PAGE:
Mitch Ryals Photo
The new Spokane police precinct at the Intermodal Transit Center
Surprised by the decision to relocate the Spokane police downtown precinct, and skeptical of the explanation that it would save money, members of City Council submitted a list of seven questions to city and police leaders earlier this month.
They asked for a cost benefit analysis to support the decision. They asked who was involved in the decision, and they asked for “hard numbers showing real savings.” Simply put, they wanted to know: How will this move reduce crime? How will it save the city money? Who made this decision to move the precinct from its storefront space next to the STA Plaza to the Intermodal Center?
In documents provided to City Council and reporters yesterday, city and police leaders explained that the decision was not made solely to save money, though that originally was touted as a benefit.
“It’s an incomplete response,” says City Council President Ben Stuckart. “I’m looking for more dollars and cents, and ‘how much did we spend and continue to spend, and how does this make budgetary sense?’”
Stuckart, along with Councilman Mike Fagan, submitted the questions. Here’s a breakdown:
• Asked to provide crime data to show more calls for service near the Intermodal Center (and who conducted the analysis), city and police leaders provided none. Instead, documents explain that “the [Spokane Transit Authority] lease expired at the end of December 2015, and the Intermodal remodel was completed. This left the City in a position where one of the facilities was going to remain vacant, Peyton or Intermodal.”
That statement is not entirely correct.
The “STA lease” is actually an interlocal agreement with SPD. STA agreed to pay 86,900 for a full-time patrol officer and provide seven underground parking spaces in exchange for SPD setting up shop in the Peyton Building next door to the Plaza. The lease on that space was being paid for by the Downtown Spokane Partnership, but that didn’t expire until May 2016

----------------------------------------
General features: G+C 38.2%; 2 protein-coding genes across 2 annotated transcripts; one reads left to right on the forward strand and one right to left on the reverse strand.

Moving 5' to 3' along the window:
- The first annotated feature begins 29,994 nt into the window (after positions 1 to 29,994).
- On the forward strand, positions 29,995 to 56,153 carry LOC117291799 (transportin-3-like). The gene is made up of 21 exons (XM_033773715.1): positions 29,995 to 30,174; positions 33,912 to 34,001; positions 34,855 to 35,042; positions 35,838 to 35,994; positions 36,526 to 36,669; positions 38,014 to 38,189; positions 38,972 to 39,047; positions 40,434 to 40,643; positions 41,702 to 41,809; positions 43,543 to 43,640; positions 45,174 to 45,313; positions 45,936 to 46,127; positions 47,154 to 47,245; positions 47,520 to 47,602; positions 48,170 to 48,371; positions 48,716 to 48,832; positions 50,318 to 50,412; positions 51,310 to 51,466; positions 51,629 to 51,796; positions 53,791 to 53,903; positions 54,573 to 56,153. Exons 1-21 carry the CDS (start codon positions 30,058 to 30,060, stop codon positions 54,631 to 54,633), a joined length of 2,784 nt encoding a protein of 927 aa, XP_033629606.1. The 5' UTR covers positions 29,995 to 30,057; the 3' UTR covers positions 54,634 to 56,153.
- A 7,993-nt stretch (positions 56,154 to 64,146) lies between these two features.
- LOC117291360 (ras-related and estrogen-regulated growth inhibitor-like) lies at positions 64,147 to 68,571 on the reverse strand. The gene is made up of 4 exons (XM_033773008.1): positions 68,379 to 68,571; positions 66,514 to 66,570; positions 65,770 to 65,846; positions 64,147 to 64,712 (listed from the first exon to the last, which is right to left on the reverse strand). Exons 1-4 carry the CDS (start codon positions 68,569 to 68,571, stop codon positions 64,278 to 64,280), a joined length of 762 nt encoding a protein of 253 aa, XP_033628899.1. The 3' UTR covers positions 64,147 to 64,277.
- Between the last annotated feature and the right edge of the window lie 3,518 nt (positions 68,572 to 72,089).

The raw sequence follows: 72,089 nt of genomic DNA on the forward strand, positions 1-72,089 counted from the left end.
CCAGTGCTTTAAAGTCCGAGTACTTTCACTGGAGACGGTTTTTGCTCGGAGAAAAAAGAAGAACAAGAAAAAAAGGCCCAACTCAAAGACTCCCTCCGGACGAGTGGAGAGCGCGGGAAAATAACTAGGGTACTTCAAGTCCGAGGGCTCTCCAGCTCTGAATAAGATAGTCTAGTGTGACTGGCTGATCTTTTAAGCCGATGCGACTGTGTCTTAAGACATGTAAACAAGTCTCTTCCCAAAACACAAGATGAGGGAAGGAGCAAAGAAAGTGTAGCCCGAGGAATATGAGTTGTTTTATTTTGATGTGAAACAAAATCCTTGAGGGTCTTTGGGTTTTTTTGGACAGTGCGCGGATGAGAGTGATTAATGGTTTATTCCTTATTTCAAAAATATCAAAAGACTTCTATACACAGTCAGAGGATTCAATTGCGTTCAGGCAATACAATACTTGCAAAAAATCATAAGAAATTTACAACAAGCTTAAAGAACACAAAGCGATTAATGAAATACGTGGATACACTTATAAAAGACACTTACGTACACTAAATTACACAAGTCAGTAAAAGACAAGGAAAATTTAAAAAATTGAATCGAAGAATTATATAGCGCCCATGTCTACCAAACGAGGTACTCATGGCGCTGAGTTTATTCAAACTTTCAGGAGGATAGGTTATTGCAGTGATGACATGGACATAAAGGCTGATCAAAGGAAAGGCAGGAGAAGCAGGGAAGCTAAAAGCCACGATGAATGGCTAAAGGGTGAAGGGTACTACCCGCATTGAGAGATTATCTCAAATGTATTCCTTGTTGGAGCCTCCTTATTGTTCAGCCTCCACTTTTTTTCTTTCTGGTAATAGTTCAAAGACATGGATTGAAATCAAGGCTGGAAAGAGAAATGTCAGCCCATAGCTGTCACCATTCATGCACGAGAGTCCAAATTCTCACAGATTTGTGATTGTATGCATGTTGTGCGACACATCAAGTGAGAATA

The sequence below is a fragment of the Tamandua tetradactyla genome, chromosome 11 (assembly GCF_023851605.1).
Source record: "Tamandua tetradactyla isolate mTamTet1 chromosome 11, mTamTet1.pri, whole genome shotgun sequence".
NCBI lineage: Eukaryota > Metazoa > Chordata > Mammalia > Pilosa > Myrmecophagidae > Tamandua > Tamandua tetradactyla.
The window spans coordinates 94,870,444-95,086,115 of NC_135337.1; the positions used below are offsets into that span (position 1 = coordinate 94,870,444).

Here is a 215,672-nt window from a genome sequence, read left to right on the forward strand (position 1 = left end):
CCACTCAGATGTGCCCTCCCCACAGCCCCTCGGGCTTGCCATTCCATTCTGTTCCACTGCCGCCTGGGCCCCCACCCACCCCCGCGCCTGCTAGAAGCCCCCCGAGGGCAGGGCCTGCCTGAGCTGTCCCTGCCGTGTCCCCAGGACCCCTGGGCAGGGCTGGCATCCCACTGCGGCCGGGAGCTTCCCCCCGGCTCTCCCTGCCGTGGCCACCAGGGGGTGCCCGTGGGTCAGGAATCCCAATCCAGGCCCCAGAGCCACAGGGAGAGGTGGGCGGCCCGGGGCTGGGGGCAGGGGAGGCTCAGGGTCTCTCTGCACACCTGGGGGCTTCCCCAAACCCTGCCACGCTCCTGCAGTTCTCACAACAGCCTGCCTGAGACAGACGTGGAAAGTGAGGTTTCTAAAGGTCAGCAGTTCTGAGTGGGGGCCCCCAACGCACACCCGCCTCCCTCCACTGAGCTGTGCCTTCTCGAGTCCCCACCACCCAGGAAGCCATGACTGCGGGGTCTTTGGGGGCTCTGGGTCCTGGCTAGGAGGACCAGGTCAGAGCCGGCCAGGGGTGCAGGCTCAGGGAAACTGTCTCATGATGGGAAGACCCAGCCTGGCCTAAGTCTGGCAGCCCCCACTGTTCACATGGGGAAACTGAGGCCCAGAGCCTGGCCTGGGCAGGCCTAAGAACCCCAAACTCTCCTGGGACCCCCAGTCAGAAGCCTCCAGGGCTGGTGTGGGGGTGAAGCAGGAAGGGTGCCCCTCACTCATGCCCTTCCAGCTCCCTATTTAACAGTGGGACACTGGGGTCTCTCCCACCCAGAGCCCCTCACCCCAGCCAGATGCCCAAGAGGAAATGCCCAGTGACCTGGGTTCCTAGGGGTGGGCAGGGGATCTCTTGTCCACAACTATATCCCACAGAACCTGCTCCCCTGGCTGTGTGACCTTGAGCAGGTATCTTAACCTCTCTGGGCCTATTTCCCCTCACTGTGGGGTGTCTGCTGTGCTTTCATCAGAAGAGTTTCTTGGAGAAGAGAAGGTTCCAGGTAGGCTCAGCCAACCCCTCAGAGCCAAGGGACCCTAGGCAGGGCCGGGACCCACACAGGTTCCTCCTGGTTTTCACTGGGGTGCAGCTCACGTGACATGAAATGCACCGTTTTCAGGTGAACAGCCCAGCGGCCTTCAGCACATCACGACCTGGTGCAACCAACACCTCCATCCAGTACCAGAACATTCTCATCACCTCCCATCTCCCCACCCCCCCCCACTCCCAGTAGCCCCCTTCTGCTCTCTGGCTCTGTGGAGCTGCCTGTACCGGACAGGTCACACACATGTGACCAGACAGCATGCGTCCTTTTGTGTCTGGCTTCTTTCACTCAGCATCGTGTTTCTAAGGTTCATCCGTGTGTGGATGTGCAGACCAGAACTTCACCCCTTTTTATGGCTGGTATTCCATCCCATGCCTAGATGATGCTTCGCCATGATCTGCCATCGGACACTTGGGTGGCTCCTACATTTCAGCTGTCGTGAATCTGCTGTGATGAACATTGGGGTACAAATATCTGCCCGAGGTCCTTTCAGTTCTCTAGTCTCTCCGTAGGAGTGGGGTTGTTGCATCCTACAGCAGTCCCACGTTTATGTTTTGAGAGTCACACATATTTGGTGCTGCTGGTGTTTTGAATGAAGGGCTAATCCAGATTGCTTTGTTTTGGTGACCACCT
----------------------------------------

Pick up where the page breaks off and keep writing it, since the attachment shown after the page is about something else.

, not Dec. 2015. Now, SPD is paying DSP $2,500 a month for vacating the space before the end of the lease.
“So we’re paying them for an empty office downtown, and that didn’t factor into the analysis,” Stuckart says.
SPD will also now pay the city to lease the Intermodal Center space. Ed Lukas, city asset management director, says the total cost for operating the 1,700 square feet SPD occupies comes to about $2,800 a month, but a monthly amount has not yet been determined.
Additionally, remodeling the Intermodal Center cost the city $113,517, according to invoices provided by the city. City Council members approved those funds after former police chief Frank Straub told them the space would function as an additional precinct, not a replacement.
“I don’t know that we would have approved capital expenses for the Intermodal remodel knowing what we know now,” Stuckart says.
• Asked to provide a “cost benefit analysis” showing “real savings achieved by this move,” the city and police leaders cited “security concerns and vandalism” at the Intermodal Center. Moving the downtown precinct into the Intermodal Center will save the city $61,000 annually in security costs, city leaders project. Additionally, the center’s annual operating cost has increased from $479,998 in 2013 to $537,815 in 2015, due in part to vandalism.
• Asked to show that moving a police precinct into the Intermodal Center will reduce vandalism, city and police leaders say they’ll have to wait until the end of the year. “Vandalism by its very nature, is unpredictable in its frequency and severity, so to provide specific projections may be more illusory than beneficial. However absence of police on the ground floor and continued $123,600 expense of private security is not an optimal solution.”
• Asked to break down the cost of remodeling the Intermodal Center, city and police leaders provided invoices totaling $113,517.71.
• Asked to explain who in the police department was in charge of the project, city and police leaders pointed to Straub and (now-retired) Asst. Chief Selby Smith — both of whom no longer work for the city.
• Asked for emails between city and police administrators and members of STA and DSP, city and police leaders advised council members to submit a public records request.
For Councilwoman Amber Waldref, the city and police leaders’ response is frustrating. Some questions were not addressed, and it seems as though reasons for the move have continually changed, she says. Waldref echos Stuckart’s statement, saying given the choice between relocating the police precinct to the Intermodal Center or staying put near the STA Plaza, she probably would have preferred to stay put.
“We could have always done something different with that space in Intermodal,” she says.